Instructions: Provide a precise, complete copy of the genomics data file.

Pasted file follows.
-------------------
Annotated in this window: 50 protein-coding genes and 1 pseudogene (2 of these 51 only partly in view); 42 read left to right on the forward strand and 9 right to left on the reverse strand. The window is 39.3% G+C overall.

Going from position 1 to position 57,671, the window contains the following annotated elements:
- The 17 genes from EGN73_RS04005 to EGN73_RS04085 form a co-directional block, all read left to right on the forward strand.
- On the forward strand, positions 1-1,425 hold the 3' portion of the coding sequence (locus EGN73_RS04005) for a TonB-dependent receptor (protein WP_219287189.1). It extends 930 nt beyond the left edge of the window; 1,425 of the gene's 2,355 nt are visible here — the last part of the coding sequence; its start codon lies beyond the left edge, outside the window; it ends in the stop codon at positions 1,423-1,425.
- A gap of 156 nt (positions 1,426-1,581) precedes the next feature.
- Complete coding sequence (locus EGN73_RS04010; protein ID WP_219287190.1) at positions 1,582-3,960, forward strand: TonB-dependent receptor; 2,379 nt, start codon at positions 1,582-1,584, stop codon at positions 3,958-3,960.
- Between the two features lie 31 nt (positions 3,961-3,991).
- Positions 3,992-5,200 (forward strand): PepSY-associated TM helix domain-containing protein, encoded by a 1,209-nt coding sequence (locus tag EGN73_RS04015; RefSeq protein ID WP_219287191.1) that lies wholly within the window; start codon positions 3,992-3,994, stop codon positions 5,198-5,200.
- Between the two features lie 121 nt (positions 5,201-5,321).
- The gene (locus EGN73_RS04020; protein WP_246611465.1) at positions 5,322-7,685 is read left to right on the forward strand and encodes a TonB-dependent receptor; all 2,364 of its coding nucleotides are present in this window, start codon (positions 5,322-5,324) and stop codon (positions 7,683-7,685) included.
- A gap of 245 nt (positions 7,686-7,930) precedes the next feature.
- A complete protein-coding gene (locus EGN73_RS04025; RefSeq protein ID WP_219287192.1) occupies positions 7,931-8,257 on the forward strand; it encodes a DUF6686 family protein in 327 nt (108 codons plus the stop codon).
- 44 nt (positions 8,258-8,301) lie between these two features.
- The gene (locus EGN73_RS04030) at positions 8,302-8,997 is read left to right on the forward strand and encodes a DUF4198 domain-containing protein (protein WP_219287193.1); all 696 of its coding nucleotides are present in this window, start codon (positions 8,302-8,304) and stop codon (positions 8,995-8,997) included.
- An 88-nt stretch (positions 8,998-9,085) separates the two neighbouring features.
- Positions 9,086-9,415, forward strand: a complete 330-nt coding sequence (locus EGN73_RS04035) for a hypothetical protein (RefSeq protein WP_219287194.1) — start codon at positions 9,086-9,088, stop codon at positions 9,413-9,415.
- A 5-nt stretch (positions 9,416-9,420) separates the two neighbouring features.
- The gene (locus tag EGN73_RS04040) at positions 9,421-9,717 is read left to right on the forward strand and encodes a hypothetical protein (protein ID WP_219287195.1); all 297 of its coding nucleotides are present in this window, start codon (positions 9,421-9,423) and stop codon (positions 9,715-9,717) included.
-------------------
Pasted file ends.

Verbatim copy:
Annotated in this window: 50 protein-coding genes and 1 pseudogene (2 of these 51 only partly in view); 42 read left to right on the forward strand and 9 right to left on the reverse strand. The window is 39.3% G+C overall.

Going from position 1 to position 57,671, the window contains the following annotated elements:
- The 17 genes from EGN73_RS04005 to EGN73_RS04085 form a co-directional block, all read left to right on the forward strand.
- On the forward strand, positions 1-1,425 hold the 3' portion of the coding sequence (locus EGN73_RS04005) for a TonB-dependent receptor (protein WP_219287189.1). It extends 930 nt beyond the left edge of the window; 1,425 of the gene's 2,355 nt are visible here — the last part of the coding sequence; its start codon lies beyond the left edge, outside the window; it ends in the stop codon at positions 1,423-1,425.
- A gap of 156 nt (positions 1,426-1,581) precedes the next feature.
- Complete coding sequence (locus EGN73_RS04010; protein ID WP_219287190.1) at positions 1,582-3,960, forward strand: TonB-dependent receptor; 2,379 nt, start codon at positions 1,582-1,584, stop codon at positions 3,958-3,960.
- Between the two features lie 31 nt (positions 3,961-3,991).
- Positions 3,992-5,200 (forward strand): PepSY-associated TM helix domain-containing protein, encoded by a 1,209-nt coding sequence (locus tag EGN73_RS04015; RefSeq protein ID WP_219287191.1) that lies wholly within the window; start codon positions 3,992-3,994, stop codon positions 5,198-5,200.
- Between the two features lie 121 nt (positions 5,201-5,321).
- The gene (locus EGN73_RS04020; protein WP_246611465.1) at positions 5,322-7,685 is read left to right on the forward strand and encodes a TonB-dependent receptor; all 2,364 of its coding nucleotides are present in this window, start codon (positions 5,322-5,324) and stop codon (positions 7,683-7,685) included.
- A gap of 245 nt (positions 7,686-7,930) precedes the next feature.
- A complete protein-coding gene (locus EGN73_RS04025; RefSeq protein ID WP_219287192.1) occupies positions 7,931-8,257 on the forward strand; it encodes a DUF6686 family protein in 327 nt (108 codons plus the stop codon).
- 44 nt (positions 8,258-8,301) lie between these two features.
- The gene (locus EGN73_RS04030) at positions 8,302-8,997 is read left to right on the forward strand and encodes a DUF4198 domain-containing protein (protein WP_219287193.1); all 696 of its coding nucleotides are present in this window, start codon (positions 8,302-8,304) and stop codon (positions 8,995-8,997) included.
- An 88-nt stretch (positions 8,998-9,085) separates the two neighbouring features.
- Positions 9,086-9,415, forward strand: a complete 330-nt coding sequence (locus EGN73_RS04035) for a hypothetical protein (RefSeq protein WP_219287194.1) — start codon at positions 9,086-9,088, stop codon at positions 9,413-9,415.
- A 5-nt stretch (positions 9,416-9,420) separates the two neighbouring features.
- The gene (locus tag EGN73_RS04040) at positions 9,421-9,717 is read left to right on the forward strand and encodes a hypothetical protein (protein ID WP_219287195.1); all 297 of its coding nucleotides are present in this window, start codon (positions 9,421-9,423) and stop codon (positions 9,715-9,717) included.